Corporate Banner
Satellite Banner
ADME Tox
Scientific Community
 
Become a Member | Sign in
Home>News>This Article
  News
Return

Canbex Therapeutics Commences Phase I Clinical Trial of Lead Product VSN16R

Published: Monday, November 04, 2013
Last Updated: Monday, November 04, 2013
Bookmark and Share
Canbex Therapeutics Ltd has commenced trials to assess safety and tolerability in humans of VSN16R, its lead compound for multiple sclerosis.

The first-in-man study of VSN16R will enrol a total of 72 healthy volunteers in a placebo-controlled, single ascending dose and multiple ascending dose design.  The study is being carried out by Quintiles, the world’s leading clinical research organisation.

Spasticity is characterized by sudden and uncontrollable movements of limb and torso musculature, and is among the most painful, damaging and debilitating symptoms of multiple sclerosis.  Current drug treatments have a high level of undesirable side effects, particularly sedation and cognitive dysfunction.  Many patients cannot tolerate current treatments, and so are treated with palliative measures alone, or with drug regimes that result in poor quality of life.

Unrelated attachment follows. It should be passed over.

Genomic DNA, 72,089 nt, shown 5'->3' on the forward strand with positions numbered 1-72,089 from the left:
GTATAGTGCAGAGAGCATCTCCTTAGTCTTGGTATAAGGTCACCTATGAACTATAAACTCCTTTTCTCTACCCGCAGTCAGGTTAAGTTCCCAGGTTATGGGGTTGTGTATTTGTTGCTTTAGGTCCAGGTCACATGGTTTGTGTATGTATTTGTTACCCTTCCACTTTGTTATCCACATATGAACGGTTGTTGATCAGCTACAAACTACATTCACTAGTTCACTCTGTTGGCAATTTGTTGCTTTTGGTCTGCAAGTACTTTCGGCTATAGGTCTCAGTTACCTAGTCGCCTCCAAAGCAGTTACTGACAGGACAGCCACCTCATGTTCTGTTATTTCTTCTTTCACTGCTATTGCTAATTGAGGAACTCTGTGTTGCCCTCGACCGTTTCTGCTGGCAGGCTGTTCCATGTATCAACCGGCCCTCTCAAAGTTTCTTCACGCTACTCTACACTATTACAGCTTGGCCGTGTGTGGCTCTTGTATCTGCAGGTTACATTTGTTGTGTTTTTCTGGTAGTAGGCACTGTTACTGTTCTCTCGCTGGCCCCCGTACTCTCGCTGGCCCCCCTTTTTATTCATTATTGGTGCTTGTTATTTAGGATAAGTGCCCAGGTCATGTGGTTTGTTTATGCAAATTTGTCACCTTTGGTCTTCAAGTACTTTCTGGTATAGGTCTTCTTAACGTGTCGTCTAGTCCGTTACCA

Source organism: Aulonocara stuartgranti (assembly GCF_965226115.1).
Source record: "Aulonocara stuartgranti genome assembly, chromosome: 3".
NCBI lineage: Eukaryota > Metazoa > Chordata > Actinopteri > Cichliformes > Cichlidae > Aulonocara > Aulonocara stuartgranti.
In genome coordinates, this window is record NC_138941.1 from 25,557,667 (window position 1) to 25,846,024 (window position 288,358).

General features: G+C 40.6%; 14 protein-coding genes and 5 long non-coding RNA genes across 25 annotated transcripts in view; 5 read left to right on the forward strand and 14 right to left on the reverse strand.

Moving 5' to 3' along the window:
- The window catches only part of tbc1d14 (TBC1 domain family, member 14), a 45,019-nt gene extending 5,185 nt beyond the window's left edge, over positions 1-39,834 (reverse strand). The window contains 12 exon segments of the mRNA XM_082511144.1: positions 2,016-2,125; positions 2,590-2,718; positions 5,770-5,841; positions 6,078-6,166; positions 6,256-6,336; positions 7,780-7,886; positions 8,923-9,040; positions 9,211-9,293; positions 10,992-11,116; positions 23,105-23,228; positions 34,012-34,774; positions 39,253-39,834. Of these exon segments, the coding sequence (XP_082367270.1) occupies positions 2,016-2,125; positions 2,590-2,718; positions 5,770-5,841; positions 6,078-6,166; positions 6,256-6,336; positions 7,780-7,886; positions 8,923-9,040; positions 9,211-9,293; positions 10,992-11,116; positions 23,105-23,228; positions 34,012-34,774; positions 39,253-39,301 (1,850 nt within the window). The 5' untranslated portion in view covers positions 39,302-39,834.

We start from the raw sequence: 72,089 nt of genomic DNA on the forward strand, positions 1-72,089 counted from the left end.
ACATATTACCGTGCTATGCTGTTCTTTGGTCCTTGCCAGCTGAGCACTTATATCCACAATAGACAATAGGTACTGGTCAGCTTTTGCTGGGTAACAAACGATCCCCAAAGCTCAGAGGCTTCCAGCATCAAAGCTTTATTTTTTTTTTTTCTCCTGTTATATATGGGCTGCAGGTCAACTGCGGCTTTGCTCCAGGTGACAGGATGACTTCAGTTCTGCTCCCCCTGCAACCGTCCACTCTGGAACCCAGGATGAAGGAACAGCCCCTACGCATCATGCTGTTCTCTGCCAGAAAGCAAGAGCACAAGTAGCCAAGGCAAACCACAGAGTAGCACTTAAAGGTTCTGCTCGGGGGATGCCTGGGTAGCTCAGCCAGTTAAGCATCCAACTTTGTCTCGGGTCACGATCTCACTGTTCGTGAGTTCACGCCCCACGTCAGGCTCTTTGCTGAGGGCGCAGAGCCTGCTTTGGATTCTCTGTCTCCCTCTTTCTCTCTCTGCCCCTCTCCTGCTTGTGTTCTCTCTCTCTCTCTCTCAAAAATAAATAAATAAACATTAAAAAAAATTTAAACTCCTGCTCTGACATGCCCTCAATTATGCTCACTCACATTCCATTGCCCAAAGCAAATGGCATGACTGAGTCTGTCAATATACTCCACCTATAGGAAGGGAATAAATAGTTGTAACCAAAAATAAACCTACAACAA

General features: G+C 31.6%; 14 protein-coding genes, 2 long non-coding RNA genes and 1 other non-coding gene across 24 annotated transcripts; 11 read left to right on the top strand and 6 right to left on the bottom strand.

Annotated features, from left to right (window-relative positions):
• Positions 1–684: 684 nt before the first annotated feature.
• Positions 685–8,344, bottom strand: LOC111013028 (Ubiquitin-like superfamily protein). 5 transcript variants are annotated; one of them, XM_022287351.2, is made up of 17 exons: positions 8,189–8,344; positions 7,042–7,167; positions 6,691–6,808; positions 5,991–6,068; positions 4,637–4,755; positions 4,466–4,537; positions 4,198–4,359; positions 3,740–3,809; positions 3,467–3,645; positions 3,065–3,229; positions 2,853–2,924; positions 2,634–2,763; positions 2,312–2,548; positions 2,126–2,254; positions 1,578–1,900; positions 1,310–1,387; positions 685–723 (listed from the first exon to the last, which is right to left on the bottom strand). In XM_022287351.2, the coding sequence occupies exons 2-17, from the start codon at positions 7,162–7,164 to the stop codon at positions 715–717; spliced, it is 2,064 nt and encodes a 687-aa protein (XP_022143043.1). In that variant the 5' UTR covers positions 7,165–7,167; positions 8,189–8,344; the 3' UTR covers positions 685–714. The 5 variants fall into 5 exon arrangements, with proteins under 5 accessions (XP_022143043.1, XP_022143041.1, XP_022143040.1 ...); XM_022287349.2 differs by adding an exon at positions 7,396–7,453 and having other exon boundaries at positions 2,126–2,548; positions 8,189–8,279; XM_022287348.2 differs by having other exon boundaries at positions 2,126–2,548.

“We are pleased to have advanced VSN16R to first dose in man, a significant milestone in the development of this novel product candidate,” stated the Chief Executive Officer of Canbex, Dr Jesse Schulman.  “After years of highly promising preclinical research, we believe that VSN16R has the potential to become an important advance in the treatment of spasticity, a condition for which there remains a substantial unmet medical need.”

Initiation of the Phase I trial follows successful preclinical studies that have demonstrated the excellent safety, efficacy and tolerability of VSN16R.

Dr Keith Powell, Chairman of Canbex, said: “Our work with leading clinicians has pointed to the pressing need for a new agent that treats spasticity in multiple sclerosis without the debilitating side effects of the current best treatments.”

Canbex closed a £2.1m ($3.2m) funding round in April 2013, led by MS Ventures, the corporate venture capital arm of Merck KGaA, Darmstadt, Germany, and won a grant of £1.25 ($1.8m) from the UK government’s Technology Strategy Board in March 2013.   Other investors in Canbex include the Wellcome Trust, the US National Multiple Sclerosis Society, University College London (UCL Business Ltd) and Esperante Ventures.


Further Information

Join For Free

Access to this exclusive content is for Technology Networks Premium members only.

Join Technology Networks Premium for free access to:

  • Exclusive articles
  • Presentations from international conferences
  • Over 2,900+ scientific posters on ePosters
  • More than 4,200+ scientific videos on LabTube
  • 35 community eNewsletters


Sign In



Forgotten your details? Click Here
If you are not a member you can join here

*Please note: By logging into TechnologyNetworks.com you agree to accept the use of cookies. To find out more about the cookies we use and how to delete them, see our privacy policy.